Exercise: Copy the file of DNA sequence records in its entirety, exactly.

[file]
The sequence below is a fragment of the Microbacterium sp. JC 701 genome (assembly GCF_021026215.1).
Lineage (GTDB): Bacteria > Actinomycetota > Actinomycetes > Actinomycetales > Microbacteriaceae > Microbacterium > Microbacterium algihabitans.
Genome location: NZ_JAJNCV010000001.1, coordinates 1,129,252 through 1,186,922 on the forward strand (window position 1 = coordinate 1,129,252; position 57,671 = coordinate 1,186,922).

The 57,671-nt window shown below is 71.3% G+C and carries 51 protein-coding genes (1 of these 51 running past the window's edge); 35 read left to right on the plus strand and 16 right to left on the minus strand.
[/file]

The sequence below is a fragment of the Microbacterium sp. JC 701 genome (assembly GCF_021026215.1).
Lineage (GTDB): Bacteria > Actinomycetota > Actinomycetes > Actinomycetales > Microbacteriaceae > Microbacterium > Microbacterium algihabitans.
Genome location: NZ_JAJNCV010000001.1, coordinates 1,129,252 through 1,186,922 on the forward strand (window position 1 = coordinate 1,129,252; position 57,671 = coordinate 1,186,922).

The 57,671-nt window shown below is 71.3% G+C and carries 51 protein-coding genes (1 of these 51 running past the window's edge); 35 read left to right on the plus strand and 16 right to left on the minus strand.